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dc.contributor.authorBoyce, KJ
dc.contributor.authorDe Souza, DP
dc.contributor.authorDayalan, S
dc.contributor.authorPasricha, S
dc.contributor.authorTull, D
dc.contributor.authorMcConville, MJ
dc.contributor.authorAndrianopoulos, A
dc.date.accessioned2020-12-17T03:06:05Z
dc.date.available2020-12-17T03:06:05Z
dc.date.issued2018-03-01
dc.identifierpii: mSphere00056-18
dc.identifier.citationBoyce, K. J., De Souza, D. P., Dayalan, S., Pasricha, S., Tull, D., McConville, M. J. & Andrianopoulos, A. (2018). Talaromyces marneffei simA Encodes a Fungal Cytochrome P450 Essential for Survival in Macrophages. MSPHERE, 3 (2), https://doi.org/10.1128/mSphere.00056-18.
dc.identifier.issn2379-5042
dc.identifier.urihttp://hdl.handle.net/11343/254743
dc.description.abstractFungi are adept at occupying specific environmental niches and often exploit numerous secondary metabolites generated by the cytochrome P450 (CYP) monoxygenases. This report describes the characterization of a yeast-specific CYP encoded by simA ("survival in macrophages"). Deletion of simA does not affect yeast growth at 37°C in vitro but is essential for yeast cell production during macrophage infection. The ΔsimA strain exhibits reduced conidial germination and intracellular growth of yeast in macrophages, suggesting that the enzymatic product of SimA is required for normal fungal growth in vivo. Intracellular ΔsimA yeast cells exhibit cell wall defects, and metabolomic and chemical sensitivity data suggest that SimA may promote chitin synthesis or deposition in vitro. In vivo, ΔsimA yeast cells subsequently lyse and are degraded, suggesting that SimA may increase resistance to and/or suppress host cell biocidal effectors. The results suggest that simA synthesizes a secondary metabolite that allows T. marneffei to occupy the specific intracellular environmental niche within the macrophage. IMPORTANCE This study in a dimorphic fungal pathogen uncovered a role for a yeast-specific cytochrome P450 (CYP)-encoding gene in the ability of T. marneffei to grow as yeast cells within the host macrophages. This report will inspire further research into the role of CYPs and secondary metabolite synthesis during fungal pathogenic growth.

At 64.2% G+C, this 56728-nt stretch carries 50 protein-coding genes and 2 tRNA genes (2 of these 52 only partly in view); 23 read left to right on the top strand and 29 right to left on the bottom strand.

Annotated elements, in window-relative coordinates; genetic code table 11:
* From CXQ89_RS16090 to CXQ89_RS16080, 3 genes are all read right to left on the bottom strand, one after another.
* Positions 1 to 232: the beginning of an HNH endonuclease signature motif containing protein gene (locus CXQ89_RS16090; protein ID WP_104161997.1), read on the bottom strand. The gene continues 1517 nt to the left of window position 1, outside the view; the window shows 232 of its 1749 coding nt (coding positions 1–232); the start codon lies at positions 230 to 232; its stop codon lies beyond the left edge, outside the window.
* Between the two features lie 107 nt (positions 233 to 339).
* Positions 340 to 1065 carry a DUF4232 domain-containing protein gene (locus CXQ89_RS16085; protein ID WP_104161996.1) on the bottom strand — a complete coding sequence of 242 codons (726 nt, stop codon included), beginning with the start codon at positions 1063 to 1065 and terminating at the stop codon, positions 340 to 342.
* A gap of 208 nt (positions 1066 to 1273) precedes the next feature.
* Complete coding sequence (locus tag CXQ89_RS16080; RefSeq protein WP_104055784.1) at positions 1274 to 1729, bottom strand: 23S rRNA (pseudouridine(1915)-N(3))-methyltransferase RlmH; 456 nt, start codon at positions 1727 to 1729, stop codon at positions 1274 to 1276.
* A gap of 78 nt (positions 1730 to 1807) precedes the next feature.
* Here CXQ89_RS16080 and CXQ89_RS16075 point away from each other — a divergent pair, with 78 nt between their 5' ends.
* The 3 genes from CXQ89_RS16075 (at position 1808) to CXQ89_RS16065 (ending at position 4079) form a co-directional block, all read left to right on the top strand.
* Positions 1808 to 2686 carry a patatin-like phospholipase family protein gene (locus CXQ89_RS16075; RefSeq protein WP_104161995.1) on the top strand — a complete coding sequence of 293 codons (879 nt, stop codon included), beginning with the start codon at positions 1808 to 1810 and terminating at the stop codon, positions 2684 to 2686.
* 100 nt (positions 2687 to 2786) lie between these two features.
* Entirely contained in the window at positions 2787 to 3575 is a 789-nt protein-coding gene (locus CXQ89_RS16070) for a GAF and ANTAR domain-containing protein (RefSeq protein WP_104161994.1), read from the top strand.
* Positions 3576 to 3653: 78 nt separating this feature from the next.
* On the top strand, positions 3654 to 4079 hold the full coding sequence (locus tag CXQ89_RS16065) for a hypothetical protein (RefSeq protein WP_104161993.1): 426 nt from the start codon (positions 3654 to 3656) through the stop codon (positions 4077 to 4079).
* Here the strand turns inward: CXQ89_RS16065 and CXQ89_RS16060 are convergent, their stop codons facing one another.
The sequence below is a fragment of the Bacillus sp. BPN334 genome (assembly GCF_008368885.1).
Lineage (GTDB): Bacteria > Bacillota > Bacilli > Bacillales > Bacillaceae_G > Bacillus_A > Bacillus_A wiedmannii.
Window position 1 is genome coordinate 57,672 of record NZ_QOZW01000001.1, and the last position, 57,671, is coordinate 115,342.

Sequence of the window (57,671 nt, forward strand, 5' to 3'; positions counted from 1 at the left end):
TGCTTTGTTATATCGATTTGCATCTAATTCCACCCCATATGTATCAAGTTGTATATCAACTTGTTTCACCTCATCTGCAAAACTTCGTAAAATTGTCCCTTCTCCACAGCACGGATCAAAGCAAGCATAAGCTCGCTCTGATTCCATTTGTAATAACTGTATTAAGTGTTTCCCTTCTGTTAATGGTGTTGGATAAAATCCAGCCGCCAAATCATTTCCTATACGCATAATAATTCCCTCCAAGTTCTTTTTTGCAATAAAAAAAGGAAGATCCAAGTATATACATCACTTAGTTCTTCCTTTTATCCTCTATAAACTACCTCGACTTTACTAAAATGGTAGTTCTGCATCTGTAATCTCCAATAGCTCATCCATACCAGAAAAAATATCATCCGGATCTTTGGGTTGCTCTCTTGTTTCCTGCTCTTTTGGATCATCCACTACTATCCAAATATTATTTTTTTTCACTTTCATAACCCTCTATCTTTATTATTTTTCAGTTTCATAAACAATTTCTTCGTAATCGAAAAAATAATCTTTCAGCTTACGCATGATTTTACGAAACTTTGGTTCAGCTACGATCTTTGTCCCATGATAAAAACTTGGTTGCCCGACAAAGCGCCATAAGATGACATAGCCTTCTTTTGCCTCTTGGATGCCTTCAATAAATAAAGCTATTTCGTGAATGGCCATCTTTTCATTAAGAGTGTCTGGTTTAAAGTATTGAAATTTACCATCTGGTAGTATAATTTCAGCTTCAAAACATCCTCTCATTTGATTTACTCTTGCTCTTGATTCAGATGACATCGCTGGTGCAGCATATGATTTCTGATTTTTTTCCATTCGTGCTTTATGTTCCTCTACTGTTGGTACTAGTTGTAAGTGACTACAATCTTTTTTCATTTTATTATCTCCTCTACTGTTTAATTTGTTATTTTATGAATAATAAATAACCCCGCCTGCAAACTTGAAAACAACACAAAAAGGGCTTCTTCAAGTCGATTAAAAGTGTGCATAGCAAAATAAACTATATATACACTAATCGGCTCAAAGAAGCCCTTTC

dc.languageEnglish
dc.publisherAMER SOC MICROBIOLOGY
dc.titleTalaromyces marneffei simA Encodes a Fungal Cytochrome P450 Essential for Survival in Macrophages
dc.typeJournal Article
dc.identifier.doi10.1128/mSphere.00056-18
melbourne.affiliation.departmentBiochemistry and Molecular Biology
melbourne.affiliation.departmentBio21
melbourne.affiliation.departmentSchool of BioSciences
melbourne.affiliation.departmentMicrobiology and Immunology
melbourne.source.titlemSphere
melbourne.source.volume3
melbourne.source.issue2
dc.rights.licenseCC BY
melbourne.elementsid1320161
melbourne.contributor.authorMcConville, Malcolm
melbourne.contributor.authorde Souza, David
melbourne.contributor.authorAndrianopoulos, Alex
melbourne.contributor.authorPasricha, Shivani
dc.identifier.eissn2379-5042
melbourne.accessrightsOpen Access


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